Many Killed in Philippines Flood

Flood in Manila

Flood in Manila

After raining for 24 hours straight this Sunday the Philippines began to flood in massive amounts with death tolls now around 140. Manila was hit with its heaviest rainfall in more than 40 years. 80 percent of the capital was under water at one point. The flooding was caused by tropical storm Ketsana, which has ruined houses, building and cars.

Manila seemed to get the brunt of the storm, where natives were left stranded on rooftops while waiting on army helicopters to fly by and save them.  Some tried to brave the storm and went out into the waters with rope holding them to other people. Rescue missions were challenged with the loss of power and the destruction of roads. Richard Gordon, the chairman of the Philippines National Red Cross said, “Right now the challenge is to find out how many people have actually died and how many people we have to take care of in terms of people who’ve been displaced. We’re really talking about maybe hundreds of thousands of people, with about 280,000 to 300,000 displaced.”

 Even though the Philippines are used to getting rain Saturday’s downpour broke a record, with a month’s worth of rain falling within only six hours. The people of Manila will be recovering from this terrible storm for a long time. Many are still missing or looking for their family members.

Advertisements

Board of Visitors

RU Board of Visitors

RU Board of Visitors

Yesterday the Radford University Board of Visitors meet to discuss ways to help the university through these tough times. The Board also elected new officers and listened to a lot of reports that discussed improvements in student life, academic affairs, campus facilities and information technology.

The Kaine administration announced this past Tuesday that there will be a new 15% cut in budgets for Virginia colleges and universities meaning that the RU board will not be able to act upon a the already proposed 2009-2010 operating budget. In response to the change the board passed a resolution that can only take action once university officials gain more information concerning the specifics of the statewide budget cuts.

The board also approved a plan that will provide early retirement incentives for employees enrolled in the Virginia Retirement System. This would involve anyone who chooses to voluntarily separate themselves from the university or who may be affected by lay-offs. The board also designed the Alternative Severance Option which is for administrative faculty and classified staff and the Workforce Transition Option, which is for teaching and research faculty members.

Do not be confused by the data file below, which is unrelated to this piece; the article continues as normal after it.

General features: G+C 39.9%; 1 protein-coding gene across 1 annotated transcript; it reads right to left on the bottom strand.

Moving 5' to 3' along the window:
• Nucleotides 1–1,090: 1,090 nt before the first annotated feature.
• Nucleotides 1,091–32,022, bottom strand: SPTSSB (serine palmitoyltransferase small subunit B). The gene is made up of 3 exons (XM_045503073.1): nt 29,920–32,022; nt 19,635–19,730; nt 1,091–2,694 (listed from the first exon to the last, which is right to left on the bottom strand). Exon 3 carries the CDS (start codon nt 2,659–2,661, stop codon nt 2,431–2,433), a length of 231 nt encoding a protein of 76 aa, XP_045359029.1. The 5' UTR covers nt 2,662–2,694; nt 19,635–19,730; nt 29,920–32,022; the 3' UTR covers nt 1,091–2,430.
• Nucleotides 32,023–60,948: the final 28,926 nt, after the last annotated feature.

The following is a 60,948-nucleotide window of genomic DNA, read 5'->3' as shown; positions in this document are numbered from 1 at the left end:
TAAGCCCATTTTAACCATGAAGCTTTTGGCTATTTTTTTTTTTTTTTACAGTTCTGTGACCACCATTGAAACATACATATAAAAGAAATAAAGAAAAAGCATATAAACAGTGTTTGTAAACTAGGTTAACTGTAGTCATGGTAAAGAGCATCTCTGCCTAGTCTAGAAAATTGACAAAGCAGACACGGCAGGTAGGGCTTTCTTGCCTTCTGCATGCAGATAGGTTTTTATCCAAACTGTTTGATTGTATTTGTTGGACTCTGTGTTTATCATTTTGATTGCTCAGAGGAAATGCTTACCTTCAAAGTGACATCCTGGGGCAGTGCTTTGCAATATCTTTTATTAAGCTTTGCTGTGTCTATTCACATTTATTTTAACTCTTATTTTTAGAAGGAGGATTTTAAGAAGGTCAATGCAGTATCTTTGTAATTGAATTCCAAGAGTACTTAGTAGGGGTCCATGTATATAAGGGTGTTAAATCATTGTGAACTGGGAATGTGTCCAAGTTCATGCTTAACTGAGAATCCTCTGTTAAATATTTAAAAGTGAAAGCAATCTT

The university’s 2010 “Centennial Celebration” was also discussed at the meeting and a year-long Centennial theme structured upon “service” will be highlighted next semester when Blake Mycoski, of “Tom’s Shoes” visits RU.

When asked what she thinks about the cut backs being made, RU junior Laura Ayes stated, “It sucks that we are having to cut back so much, I just hope my major doesn’t get cut so that I can graduate.” Professor of Sociology Edwin Page commented saying, “I am concerned for teachers jobs and I hope it doesn’t come down to people actually being laid off, that would be a shame.”

Young Hall

President Penelope Kyle cutting ribbon on Young Hall

President Penelope Kyle cutting ribbon on Young Hall

On the first day of classes Radford University students both new and old stepped into the newly renovated Young Hall for the very first time. It seemed as though in this building the junior and seniors were the ones left scratching their heads wondering where their classes were.

The older students remember a much more different atmosphere compared to the new curved wall structures and wacky color schemes like muted green and bright red. The old Young Hall was a normal building with square rooms that felt a bit like a dungeon on the first floor. Now the halls are filled with little study sections where one would assume group work is encouraged.

The main floor has lots of chairs for private studying that are encased with high glass panels to make students feel more secluded. RU student Amanda Rucka commented on the new Young Hall saying “I had a class in Young Hall when I was a freshman 3 years ago and I remember it being dull, boring, & ugly. Young Hall is now without a doubt so eccentric & full of life and color.”

While most comments on the building have been good I personally overheard one girl saying to herself while walking through Young “This place freaks me out”. I chuckled to myself because that girl, whoever she was, said that same thing I was feeling. Yes the renovation is great and I totally get the way they were trying to bring people together in a studying environment and at the same time give them privacy but the whole building just freaks me out. It’s so new and different it doesn’t really fit into every other building on campus. Some rooms are huge some are so small that a claustrophobic person would have a melt down.

I applaud the school for trying something new but my only two questions are 1. “Were the interior designers on acid?” and 2. “Was the new Young worth all the money the school spent on it?” I might be a little simple here but maybe the old Young just needed a new paint job.